The preponderance of the waste placed in WIPP is considered “contact handled,” meaning that it can be prepared for disposal using conventional excavation and processing practices with a manageably small risk of radiation exposure. Since 1970, tens of thousands of such contact-handled TRU waste containers—ranging from steel drums to cardboard boxes—have been stored under just a few feet feet of soil at several Energy Department sites.
But there is also a large inventory of “remote-handled” waste that contains highly radioactive transuranics and other isotopes. This type of waste requires heavy shielding and remotely operated equipment to protect workers from severe exposure. Remote-handled packages can emit potentially lethal doses of radiation as large as 1,000 rem per hour.
What happened at WIPP and why? The mishaps at WIPP prompted several ongoing investigations and led to the removal and demotion of a contract manager employed by the URS Corporation. The fire is believed to have started when diesel fuel or hydraulic fluid leaked inside a truck's engine compartment. The fire consumed the driver’s compartment and the truck's large front tires, which produced copious amounts of thick black smoke, prompting 86 workers to be evacuated. Six workers were treated at the Carlsbad hospital for smoke inhalation, and another seven were treated at the site. Workers have not been allowed back in the mine since. The fire occurred a little less than half a mile from an air monitor alarm set off by the radiation leak, which was located near the latest room being filled with wastes from Idaho, Savannah River, and Los Alamos sites.
The Energy Department investigation report of March 14 concluded the fire could have been prevented had the contractor and Energy Department site managers bothered, after being repeatedly warned, to remove a buildup of flammable material in the mine, to regularly maintain trucks and equipment, and to correct emergency response deficiencies. Moreover, the automatic fire suppression system had been turned off before the fire.
In 2011, the Defense Nuclear Facilities Safety Board, an independent organization that advises the executive branch about health and safety issues at Energy Department defense nuclear facilities, reported that WIPP "does not adequately address the fire hazards and risks associated with underground operations. … Of particular concern is the failure … to recognize the potential impact of a fire on WIPP's ability to process waste, and ultimately on the ability to reduce inventories of transuranic (TRU) waste at other [Energy Department] sites.”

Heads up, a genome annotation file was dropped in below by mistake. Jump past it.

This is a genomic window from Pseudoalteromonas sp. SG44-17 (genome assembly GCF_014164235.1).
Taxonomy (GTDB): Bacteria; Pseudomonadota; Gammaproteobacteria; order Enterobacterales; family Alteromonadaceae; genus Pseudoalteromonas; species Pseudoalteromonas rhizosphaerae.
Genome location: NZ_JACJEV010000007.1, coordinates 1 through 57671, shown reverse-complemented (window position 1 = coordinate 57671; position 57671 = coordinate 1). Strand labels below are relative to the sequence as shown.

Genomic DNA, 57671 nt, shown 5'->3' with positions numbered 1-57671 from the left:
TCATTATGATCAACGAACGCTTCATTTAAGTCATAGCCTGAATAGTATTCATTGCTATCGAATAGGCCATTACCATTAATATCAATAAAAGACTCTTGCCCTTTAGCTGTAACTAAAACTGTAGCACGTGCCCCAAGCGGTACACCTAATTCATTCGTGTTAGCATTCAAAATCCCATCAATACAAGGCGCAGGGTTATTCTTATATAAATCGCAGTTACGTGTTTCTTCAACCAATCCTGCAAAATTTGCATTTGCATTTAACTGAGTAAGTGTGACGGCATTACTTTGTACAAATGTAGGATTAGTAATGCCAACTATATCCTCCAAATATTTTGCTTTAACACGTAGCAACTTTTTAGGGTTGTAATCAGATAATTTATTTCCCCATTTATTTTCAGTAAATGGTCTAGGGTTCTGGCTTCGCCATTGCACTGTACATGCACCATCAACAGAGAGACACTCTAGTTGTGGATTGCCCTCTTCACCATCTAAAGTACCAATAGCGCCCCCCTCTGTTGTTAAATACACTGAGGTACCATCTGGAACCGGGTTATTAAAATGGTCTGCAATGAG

Whether the radiation leak and the truck fire inside WIPP are connected remains an unanswered question. Among other possible causes of the leak, a waste drum explosion is now under consideration. Energy Department sites have experienced numerous nuclear-waste container fires and explosions through the years. Waste drums containing transuranics generate hydrogen, methane, and other volatile gases which, if unvented, can build up and, if ignited, explode. The most recent drum fire occurred at Los Alamos in November 2008. To mitigate potential explosion hazards from leaking drums, the Energy Department is required to install 12-foot-thick blast walls at WIPP after a room is closed.
Concerns have also been raised about the possibility of a storage room ceiling or wall collapse. Eventually, when WIPP closes, which is projected to occur sometime after 2030, the salt formation is expected to slowly collapse and seal off the drums of waste. But this was not expected to happen until long after the repository is filled and closed. If a collapse has already occurred, just 15 years after the facility opened, it will raise additional questions about WIPP's ability to ensure engineered barriers and institutional controls will work for a 10,000 year period.
Nowhere else to go? There are more questions than answers as the Energy Department and the Defense Nuclear Facilities Safety Board investigate what happened at WIPP and why. Robotic equipment has been sent into the facility, to be followed in the next several weeks by inspectors wearing protective gear, who will ascertain the extent of contamination before a decision is made on whether to send workers back underground. If there is residual contamination, workers may need protective clothing and respiratory protection. Cleanup of a contaminated underground radioactive waste storage site has never been attempted. It could well prove to be daunting.
At least 66,200 cubic meters of transuranic waste sit at Energy Department sites, awaiting shipment to WIPP. The Energy Department is also considering disposal of 5 tons of excess plutonium now at the Savannah River Site in WIPP. Over the past decade, the department has also been seeking to use WIPP to dispose of the contents of several high-level radioactive waste tanks at Hanford by reclassifying those contents as transuranic waste. WIPP is being eyed as a final resting place for tens of tons of plutonium from dismantled weapons as well, because the Energy Department is backing away from the $30 billion price tag now attached to a plan for mixing the plutonium with uranium and using that mixed-oxide to fuel nuclear power plants.
An extended closure of WIPP would no doubt increase political pressure emanating from Washington state, South Carolina, Tennessee, Texas, Idaho, and New Mexico, none of which wants to be left with large amounts of nuclear waste and nowhere to put it. The stakes are large. The questions are many. Competing forces await answers. Surprises should be expected.